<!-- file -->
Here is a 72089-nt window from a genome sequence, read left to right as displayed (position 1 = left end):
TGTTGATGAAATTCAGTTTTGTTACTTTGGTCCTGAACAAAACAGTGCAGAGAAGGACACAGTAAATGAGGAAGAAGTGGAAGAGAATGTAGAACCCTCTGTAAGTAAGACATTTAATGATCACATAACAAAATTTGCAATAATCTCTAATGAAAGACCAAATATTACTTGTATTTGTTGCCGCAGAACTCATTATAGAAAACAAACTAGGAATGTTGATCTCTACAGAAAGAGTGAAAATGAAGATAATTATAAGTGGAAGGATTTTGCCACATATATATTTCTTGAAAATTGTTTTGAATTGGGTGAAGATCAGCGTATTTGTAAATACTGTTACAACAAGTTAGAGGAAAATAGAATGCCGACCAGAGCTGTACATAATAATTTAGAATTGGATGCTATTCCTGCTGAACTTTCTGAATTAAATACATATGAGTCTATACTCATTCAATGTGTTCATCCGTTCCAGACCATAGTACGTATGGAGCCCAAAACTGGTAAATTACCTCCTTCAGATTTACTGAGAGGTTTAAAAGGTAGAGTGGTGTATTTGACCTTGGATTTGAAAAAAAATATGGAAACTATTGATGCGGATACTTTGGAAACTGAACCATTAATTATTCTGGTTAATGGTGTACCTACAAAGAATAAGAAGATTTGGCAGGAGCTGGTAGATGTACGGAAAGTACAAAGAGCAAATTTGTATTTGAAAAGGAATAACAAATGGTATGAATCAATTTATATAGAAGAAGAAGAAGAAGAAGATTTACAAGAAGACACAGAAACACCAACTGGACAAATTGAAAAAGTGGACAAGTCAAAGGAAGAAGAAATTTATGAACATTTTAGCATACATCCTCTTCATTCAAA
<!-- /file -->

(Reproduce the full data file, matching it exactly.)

Here is a 72089-nt window from a genome sequence, read left to right as displayed (position 1 = left end):
TGTTGATGAAATTCAGTTTTGTTACTTTGGTCCTGAACAAAACAGTGCAGAGAAGGACACAGTAAATGAGGAAGAAGTGGAAGAGAATGTAGAACCCTCTGTAAGTAAGACATTTAATGATCACATAACAAAATTTGCAATAATCTCTAATGAAAGACCAAATATTACTTGTATTTGTTGCCGCAGAACTCATTATAGAAAACAAACTAGGAATGTTGATCTCTACAGAAAGAGTGAAAATGAAGATAATTATAAGTGGAAGGATTTTGCCACATATATATTTCTTGAAAATTGTTTTGAATTGGGTGAAGATCAGCGTATTTGTAAATACTGTTACAACAAGTTAGAGGAAAATAGAATGCCGACCAGAGCTGTACATAATAATTTAGAATTGGATGCTATTCCTGCTGAACTTTCTGAATTAAATACATATGAGTCTATACTCATTCAATGTGTTCATCCGTTCCAGACCATAGTACGTATGGAGCCCAAAACTGGTAAATTACCTCCTTCAGATTTACTGAGAGGTTTAAAAGGTAGAGTGGTGTATTTGACCTTGGATTTGAAAAAAAATATGGAAACTATTGATGCGGATACTTTGGAAACTGAACCATTAATTATTCTGGTTAATGGTGTACCTACAAAGAATAAGAAGATTTGGCAGGAGCTGGTAGATGTACGGAAAGTACAAAGAGCAAATTTGTATTTGAAAAGGAATAACAAATGGTATGAATCAATTTATATAGAAGAAGAAGAAGAAGAAGATTTACAAGAAGACACAGAAACACCAACTGGACAAATTGAAAAAGTGGACAAGTCAAAGGAAGAAGAAATTTATGAACATTTTAGCATACATCCTCTTCATTCAAA